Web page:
Dr. Fu received her B.S. in biology from the California Institute of Technology and her Ph.D. in neuroscience from the University of Pennsylvania. At UPenn, Dr. Fu joined the lab of Erika Holzbaur, where she worked on mechanisms of axonal transport regulation by adapter proteins that link cargos to motors. She published two first-author papers in the Journal of Cell Biology and Developmental Cell on the role of the adapter protein JIP1 in regulating APP (amyloid precursor protein) vesicle transport and autophagosome transport. She received the Saul Winegrad Prize for Outstanding Thesis in Neuroscience and a F31 NRSA predoctoral fellowship.
Dr. Fu moved to Stanford University to join the lab of Ben Barres for her postdoctoral training. She worked on mechanisms of microtubule organization and mRNA transport in oligodendrocytes and published first-author papers in Cell and PNAS. She received the ASCB (American Society for Cell Biology) Porter Prize for Research Excellence, a postdoctoral fellowship from NMSS (National Multiple Sclerosis Society), and a F32 NRSA postdoctoral fellowship.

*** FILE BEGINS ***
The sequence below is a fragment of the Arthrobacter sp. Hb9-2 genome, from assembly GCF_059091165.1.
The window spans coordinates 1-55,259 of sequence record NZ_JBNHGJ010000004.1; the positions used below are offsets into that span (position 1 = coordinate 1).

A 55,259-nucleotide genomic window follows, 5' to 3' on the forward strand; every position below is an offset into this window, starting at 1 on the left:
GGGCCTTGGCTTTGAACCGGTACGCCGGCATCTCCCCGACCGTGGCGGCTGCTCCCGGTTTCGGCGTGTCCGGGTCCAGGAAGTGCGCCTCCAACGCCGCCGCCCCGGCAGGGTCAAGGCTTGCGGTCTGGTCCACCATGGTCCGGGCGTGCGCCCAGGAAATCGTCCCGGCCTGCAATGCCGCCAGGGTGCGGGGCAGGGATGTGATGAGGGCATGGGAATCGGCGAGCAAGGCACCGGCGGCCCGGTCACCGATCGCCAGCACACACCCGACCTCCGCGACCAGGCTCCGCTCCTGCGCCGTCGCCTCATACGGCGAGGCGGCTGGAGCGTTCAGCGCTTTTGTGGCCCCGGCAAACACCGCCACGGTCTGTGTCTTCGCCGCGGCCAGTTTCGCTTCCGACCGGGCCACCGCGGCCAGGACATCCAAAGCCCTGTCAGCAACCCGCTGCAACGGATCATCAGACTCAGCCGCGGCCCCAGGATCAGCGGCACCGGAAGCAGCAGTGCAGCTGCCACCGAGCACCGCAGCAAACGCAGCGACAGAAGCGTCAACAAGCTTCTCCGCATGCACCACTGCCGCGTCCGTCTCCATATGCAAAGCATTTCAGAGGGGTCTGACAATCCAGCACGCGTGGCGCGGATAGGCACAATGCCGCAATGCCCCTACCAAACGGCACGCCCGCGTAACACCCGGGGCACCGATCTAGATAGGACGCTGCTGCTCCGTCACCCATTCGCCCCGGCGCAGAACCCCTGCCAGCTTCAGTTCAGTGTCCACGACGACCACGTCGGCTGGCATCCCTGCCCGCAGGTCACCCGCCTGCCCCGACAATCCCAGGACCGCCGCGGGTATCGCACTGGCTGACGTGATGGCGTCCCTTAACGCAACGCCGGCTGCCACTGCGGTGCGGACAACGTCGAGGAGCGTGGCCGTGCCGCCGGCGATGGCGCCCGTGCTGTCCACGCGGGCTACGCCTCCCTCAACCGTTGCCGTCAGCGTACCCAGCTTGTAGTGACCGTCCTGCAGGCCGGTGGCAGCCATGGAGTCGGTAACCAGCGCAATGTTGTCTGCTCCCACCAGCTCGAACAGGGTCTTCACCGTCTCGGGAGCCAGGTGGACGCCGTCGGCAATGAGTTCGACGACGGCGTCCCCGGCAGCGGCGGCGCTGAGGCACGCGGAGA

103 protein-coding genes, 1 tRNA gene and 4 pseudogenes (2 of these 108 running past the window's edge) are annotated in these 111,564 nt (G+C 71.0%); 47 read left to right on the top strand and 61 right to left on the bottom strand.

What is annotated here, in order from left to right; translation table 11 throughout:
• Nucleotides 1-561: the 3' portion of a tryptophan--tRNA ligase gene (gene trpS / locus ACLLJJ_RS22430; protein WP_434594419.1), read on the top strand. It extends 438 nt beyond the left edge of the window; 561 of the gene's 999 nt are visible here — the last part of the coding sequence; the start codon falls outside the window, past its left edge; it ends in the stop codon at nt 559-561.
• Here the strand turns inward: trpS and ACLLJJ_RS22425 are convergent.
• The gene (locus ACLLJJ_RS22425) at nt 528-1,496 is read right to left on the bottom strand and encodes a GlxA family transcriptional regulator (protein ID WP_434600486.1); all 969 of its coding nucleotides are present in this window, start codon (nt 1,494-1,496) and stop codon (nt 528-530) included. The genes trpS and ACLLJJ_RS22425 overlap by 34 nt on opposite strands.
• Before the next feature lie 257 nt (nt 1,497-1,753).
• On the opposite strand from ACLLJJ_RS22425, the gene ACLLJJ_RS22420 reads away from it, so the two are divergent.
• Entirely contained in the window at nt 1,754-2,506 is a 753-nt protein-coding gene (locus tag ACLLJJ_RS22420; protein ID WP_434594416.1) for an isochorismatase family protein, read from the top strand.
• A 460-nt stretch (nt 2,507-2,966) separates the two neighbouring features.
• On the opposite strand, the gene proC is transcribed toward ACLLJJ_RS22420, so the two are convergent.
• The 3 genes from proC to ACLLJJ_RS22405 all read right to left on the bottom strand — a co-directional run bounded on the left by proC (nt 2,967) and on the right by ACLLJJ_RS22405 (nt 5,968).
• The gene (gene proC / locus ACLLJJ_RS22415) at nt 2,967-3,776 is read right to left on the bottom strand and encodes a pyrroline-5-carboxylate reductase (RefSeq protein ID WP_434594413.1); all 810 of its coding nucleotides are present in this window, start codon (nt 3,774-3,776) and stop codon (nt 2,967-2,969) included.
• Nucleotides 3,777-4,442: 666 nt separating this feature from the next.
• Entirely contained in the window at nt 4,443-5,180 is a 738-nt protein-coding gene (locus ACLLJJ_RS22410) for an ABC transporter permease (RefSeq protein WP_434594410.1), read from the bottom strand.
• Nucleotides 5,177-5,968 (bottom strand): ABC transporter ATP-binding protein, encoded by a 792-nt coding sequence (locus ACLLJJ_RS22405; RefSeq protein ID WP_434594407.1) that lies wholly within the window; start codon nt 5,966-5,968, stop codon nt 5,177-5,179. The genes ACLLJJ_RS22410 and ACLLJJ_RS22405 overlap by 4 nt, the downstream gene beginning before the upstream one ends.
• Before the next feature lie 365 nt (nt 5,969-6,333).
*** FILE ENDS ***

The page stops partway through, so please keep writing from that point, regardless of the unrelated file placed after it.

Dr. Fu joined NINDS as a tenure-track investigator in Fall 2020, where her lab focused on studying the cell biology of oligodendrocytes using interdisciplinary techniques with the goal to better understand normal myelin development, and demyelinating and neurodegenerative diseases. She left NIH in January 2023, to become Assistant Professor in the Department of Molecular and Cellular Biology, University of California at Berkeley (Berkeley, California) and became an NINDS Collaborator.
The lab goal is to understand glial function at the animal, cell, and molecular level in order to elucidate mechanisms of normal development and disease progression.
The main research focus includes:
- The role of Golgi outposts in acentrosomal microtubule nucleation in oligodendrocytes. The lab is investigating partner proteins that work in concert with the microtubule nucleator TPPP to organize microtubules. In addition, they are making important observations on the biophysical properties of TPPP and how this can lead to aggregation in neurodegenerative diseases.
- Mechanisms of mRNA transport in oligodendrocytes. The lab is using mouse models to understand the importance of mRNA transport in in vivo myelination. They are also using biochemical and biophysical techniques to identify the molecular players involved in these transport processes.
New topics of interest include: mechanisms of leukodystrophies (myelination diseases affecting children), and cytoskeletal organization of astrocytes and microglia.
Visit our lab website for a complete listing of lab members.